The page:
Six large white tepals with a pleasant fragrance adorn Wada's Memory magnolia hybrid in early spring. This cultivar is known for blooming at an early age when the distinctive upright growth habit of the lateral branches is most pronounced. With age the lateral branches become more horizontal in habit and the overall shape becomes mounded. The cultivar name honors noted Japanese nurseryman Koichiro Wada.
Members of the genus Magnolia are known for the stunning beauty of their usually large flowers, which emerge prior to the foliage in spring, and are often fragrant. While shades of pink are the most common bloom color, the Magnolia palette also includes white, yellows and purples. Another dominant feature is a prominent fruiting body of small follicles forming a cone-like shape. The species range from small trees to very large trees and shrubs.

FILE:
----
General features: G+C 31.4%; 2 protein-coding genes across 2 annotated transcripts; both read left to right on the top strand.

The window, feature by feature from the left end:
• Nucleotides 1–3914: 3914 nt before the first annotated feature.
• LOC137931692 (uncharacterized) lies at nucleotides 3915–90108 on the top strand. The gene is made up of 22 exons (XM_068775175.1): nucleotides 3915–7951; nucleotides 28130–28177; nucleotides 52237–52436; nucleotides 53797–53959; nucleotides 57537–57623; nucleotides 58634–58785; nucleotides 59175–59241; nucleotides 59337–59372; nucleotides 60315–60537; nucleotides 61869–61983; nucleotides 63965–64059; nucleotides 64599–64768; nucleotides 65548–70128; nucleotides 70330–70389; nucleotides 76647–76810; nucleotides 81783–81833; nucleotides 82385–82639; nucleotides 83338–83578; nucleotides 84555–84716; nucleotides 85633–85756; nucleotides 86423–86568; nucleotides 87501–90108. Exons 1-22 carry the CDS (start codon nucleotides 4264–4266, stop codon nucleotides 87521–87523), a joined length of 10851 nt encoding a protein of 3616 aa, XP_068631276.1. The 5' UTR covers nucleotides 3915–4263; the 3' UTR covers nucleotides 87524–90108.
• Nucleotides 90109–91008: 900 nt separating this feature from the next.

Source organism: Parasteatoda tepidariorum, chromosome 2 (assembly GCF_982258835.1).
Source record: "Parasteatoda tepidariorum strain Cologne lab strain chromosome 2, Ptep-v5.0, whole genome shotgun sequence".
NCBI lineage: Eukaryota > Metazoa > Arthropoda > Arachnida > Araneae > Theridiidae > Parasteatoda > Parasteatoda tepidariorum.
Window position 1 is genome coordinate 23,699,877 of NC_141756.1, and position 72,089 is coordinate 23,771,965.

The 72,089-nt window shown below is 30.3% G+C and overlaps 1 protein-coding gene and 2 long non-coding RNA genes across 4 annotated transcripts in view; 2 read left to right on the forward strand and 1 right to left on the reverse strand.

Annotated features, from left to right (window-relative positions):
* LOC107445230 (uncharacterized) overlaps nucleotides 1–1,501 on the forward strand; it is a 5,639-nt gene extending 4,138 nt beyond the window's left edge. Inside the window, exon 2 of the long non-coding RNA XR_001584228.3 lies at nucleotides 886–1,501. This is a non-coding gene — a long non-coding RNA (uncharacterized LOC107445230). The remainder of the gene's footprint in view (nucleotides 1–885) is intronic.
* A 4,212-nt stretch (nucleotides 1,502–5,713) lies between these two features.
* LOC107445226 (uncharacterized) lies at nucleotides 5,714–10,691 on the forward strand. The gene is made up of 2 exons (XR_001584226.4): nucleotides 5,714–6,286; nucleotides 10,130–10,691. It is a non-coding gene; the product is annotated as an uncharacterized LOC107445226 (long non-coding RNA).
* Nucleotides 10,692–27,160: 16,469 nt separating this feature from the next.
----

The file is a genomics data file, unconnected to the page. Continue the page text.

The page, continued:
Magnolias are an ancient genus that appeared before bees; early pollinators are believed to have been beetles. They are native to eastern and southeastern Asia and eastern North America, Central and South America; most are not hardy in the Chicago region. Buds and blooms of the magnolias that do thrive here are often subject to damage from cold spring nights. The genus includes of 300 species and numerous hybrids and cultivars. The Chicago Botanic Garden's collection includes almost 60 varieties of magnolia and more than 150 plants.